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Civil-Comp Proceedings
ISSN 1759-3433
CCP: 73
Edited by: B.H.V. Topping
Paper 43

Non-linear Analysis of Steel I-Girders Curved in-plan under a Uniformly Distributed Load

M.A. Bradford, B. Uy and Y.L. Pi

School of Civil and Environmental Engineering, The University of New South Wales, Sydney, Australia

Full Bibliographic Reference for this paper
M.A. Bradford, B. Uy, Y.L. Pi, "Non-linear Analysis of Steel I-Girders Curved in-plan under a Uniformly Distributed Load", in B.H.V. Topping, (Editor), "Proceedings of the Eighth International Conference on Civil and Structural Engineering Computing", Civil-Comp Press, Stirlingshire, UK, Paper 43, 2001. doi:10.4203/ccp.73.43
Keywords: analysis, bending and torsion, curved I-beams, non-linear, top flange, uniformly distributed load, steel structure.

Steel I-section curved girders are often used in unpropped composite steel and concrete curved bridges because of their economy and convenience of construction. During construction, the steel curved girder carries a uniformly distributed load, due to its own weight and that of the concrete deck. Just after casting, the concrete deck has no stiffness, so that the steel girders act separately as individually simply supported curved girders, with much of the load acting at the top flange. A linear analysis is often thought to be sufficient for predicting the structural behaviour of unpropped composite steel and concrete I-section girders curved in-plan during construction. This linear analysis assumes that no lateral displacements take place during the deformation of the curved girder. However, when a steel I-girder curved in-plan is subjected to a vertical uniformly distributed load, it experiences a primary bending action about the major axis of the cross-section and a primary torsion action about the shear centre axis which produce primary vertical deflections perpendicular to the plane of the girder and twist rotations of cross-section. The primary bending and torsion actions and , vertical deflections and twist rotations couple together to produce a second-order bending action about the minor axis of the cross-section of the steel curved girder, which in turn produces lateral displacements in the plane of the girder. The interactions between these actions can grow rapidly, produce early nonlinear behaviour and even yielding, and lead to large deformations and a significant reduction of load carrying capacities of curved girders during construction. Hence, the predictions of a linear analysis may be very misleading for determining the behaviour of composite steel and concrete I-section girders curved in-plan during construction. To correctly predict the deformations and strength of the curved girder during construction, a nonlinear elastic and elastic-plastic analysis is needed.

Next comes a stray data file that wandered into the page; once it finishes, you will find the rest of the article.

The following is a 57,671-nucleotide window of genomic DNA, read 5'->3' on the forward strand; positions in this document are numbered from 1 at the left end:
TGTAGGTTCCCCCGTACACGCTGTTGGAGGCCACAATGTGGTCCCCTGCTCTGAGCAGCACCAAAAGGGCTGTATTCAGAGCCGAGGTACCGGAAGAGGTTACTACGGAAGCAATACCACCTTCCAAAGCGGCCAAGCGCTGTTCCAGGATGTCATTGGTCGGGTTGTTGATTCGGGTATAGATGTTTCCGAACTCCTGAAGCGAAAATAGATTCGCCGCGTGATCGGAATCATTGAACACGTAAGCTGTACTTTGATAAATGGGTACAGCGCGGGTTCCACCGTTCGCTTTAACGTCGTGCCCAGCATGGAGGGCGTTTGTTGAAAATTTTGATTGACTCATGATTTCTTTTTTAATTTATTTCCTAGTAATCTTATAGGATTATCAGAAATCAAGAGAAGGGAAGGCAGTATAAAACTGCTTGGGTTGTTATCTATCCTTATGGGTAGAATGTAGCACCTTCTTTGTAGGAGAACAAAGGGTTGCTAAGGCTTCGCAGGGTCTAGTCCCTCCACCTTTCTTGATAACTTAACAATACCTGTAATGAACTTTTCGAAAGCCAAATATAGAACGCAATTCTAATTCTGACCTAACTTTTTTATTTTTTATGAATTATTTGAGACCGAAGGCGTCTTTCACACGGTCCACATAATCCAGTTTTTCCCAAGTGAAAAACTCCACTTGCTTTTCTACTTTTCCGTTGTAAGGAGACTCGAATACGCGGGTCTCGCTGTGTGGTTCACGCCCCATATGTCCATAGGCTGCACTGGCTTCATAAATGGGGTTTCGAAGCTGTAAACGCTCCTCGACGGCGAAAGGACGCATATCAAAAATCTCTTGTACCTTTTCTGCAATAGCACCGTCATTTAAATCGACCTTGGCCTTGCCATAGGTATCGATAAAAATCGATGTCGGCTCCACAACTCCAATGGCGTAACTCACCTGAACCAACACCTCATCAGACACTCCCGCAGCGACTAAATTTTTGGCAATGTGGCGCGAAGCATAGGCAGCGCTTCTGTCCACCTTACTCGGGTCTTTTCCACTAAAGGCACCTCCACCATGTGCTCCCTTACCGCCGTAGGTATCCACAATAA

Some attempts have been made to predict the nonlinear behaviour of I-section girders curved in-plan by calculating the "flexural-torsional buckling load" of the curved girder. The classical methods for predicting elastic buckling loads consider the bifurcation from a primary trivial prebuckling equilibrium path to an orthogonal buckling path. In the case of a curved girder, the torsional deformations are primary and not trivial, and so it is difficult to see the significance of bifurcation-type flexural-torsional buckling. Although mathematical buckling loads may be calculated for horizontally curved girders, they predict a hypothetical condition of neutral equilibrium. Therefore, a nonlinear analysis is needed to predict the flexural-torsional behaviour of I-section girders curved in-plan. However, most research hitherto has concentrated on linear elastic behaviour, as identified by the Structural Stability Research Council-Task Group 14 [1]. Research into the nonlinear inelastic behaviour of horizontally curved beams and girders is much needed.